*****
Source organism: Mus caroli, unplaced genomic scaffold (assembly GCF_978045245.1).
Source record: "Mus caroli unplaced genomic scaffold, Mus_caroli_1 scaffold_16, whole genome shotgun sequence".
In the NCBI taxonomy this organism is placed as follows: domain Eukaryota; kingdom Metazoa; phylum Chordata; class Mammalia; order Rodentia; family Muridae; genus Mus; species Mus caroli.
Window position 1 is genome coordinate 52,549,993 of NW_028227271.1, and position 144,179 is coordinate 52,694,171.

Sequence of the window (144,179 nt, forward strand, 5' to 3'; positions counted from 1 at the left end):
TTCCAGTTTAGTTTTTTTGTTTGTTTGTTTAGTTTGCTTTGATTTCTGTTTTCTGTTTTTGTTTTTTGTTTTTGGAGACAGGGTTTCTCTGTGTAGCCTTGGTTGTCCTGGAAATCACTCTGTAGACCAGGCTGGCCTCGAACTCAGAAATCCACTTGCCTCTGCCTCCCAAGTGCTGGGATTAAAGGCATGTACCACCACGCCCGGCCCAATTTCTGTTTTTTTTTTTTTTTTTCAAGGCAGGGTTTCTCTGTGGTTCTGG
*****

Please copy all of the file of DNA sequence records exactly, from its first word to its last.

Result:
Source organism: Mus caroli, unplaced genomic scaffold (assembly GCF_978045245.1).
Source record: "Mus caroli unplaced genomic scaffold, Mus_caroli_1 scaffold_16, whole genome shotgun sequence".
In the NCBI taxonomy this organism is placed as follows: domain Eukaryota; kingdom Metazoa; phylum Chordata; class Mammalia; order Rodentia; family Muridae; genus Mus; species Mus caroli.
Window position 1 is genome coordinate 52,549,993 of NW_028227271.1, and position 144,179 is coordinate 52,694,171.

Sequence of the window (144,179 nt, forward strand, 5' to 3'; positions counted from 1 at the left end):
TTCCAGTTTAGTTTTTTTGTTTGTTTGTTTAGTTTGCTTTGATTTCTGTTTTCTGTTTTTGTTTTTTGTTTTTGGAGACAGGGTTTCTCTGTGTAGCCTTGGTTGTCCTGGAAATCACTCTGTAGACCAGGCTGGCCTCGAACTCAGAAATCCACTTGCCTCTGCCTCCCAAGTGCTGGGATTAAAGGCATGTACCACCACGCCCGGCCCAATTTCTGTTTTTTTTTTTTTTTTTCAAGGCAGGGTTTCTCTGTGGTTCTGG